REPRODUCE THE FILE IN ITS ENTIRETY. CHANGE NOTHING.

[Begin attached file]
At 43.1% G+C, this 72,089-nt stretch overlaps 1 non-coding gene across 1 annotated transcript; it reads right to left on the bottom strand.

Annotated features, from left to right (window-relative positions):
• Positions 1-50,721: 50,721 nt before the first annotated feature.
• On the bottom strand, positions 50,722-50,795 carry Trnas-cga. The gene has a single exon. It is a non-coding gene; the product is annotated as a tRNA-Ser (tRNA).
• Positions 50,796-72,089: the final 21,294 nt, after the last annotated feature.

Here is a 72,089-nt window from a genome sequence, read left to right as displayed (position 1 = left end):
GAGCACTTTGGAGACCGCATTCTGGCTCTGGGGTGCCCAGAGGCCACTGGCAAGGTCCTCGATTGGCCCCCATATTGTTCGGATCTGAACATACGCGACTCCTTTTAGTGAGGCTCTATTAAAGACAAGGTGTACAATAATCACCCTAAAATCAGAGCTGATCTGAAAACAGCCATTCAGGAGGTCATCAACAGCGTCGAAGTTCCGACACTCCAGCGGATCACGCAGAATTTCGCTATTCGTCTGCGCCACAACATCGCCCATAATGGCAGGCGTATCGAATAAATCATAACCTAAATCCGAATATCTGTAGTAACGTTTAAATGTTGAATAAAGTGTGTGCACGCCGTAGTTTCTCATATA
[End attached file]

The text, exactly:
At 43.1% G+C, this 72,089-nt stretch overlaps 1 non-coding gene across 1 annotated transcript; it reads right to left on the bottom strand.

Annotated features, from left to right (window-relative positions):
• Positions 1-50,721: 50,721 nt before the first annotated feature.
• On the bottom strand, positions 50,722-50,795 carry Trnas-cga. The gene has a single exon. It is a non-coding gene; the product is annotated as a tRNA-Ser (tRNA).
• Positions 50,796-72,089: the final 21,294 nt, after the last annotated feature.

Here is a 72,089-nt window from a genome sequence, read left to right as displayed (position 1 = left end):
GAGCACTTTGGAGACCGCATTCTGGCTCTGGGGTGCCCAGAGGCCACTGGCAAGGTCCTCGATTGGCCCCCATATTGTTCGGATCTGAACATACGCGACTCCTTTTAGTGAGGCTCTATTAAAGACAAGGTGTACAATAATCACCCTAAAATCAGAGCTGATCTGAAAACAGCCATTCAGGAGGTCATCAACAGCGTCGAAGTTCCGACACTCCAGCGGATCACGCAGAATTTCGCTATTCGTCTGCGCCACAACATCGCCCATAATGGCAGGCGTATCGAATAAATCATAACCTAAATCCGAATATCTGTAGTAACGTTTAAATGTTGAATAAAGTGTGTGCACGCCGTAGTTTCTCATATA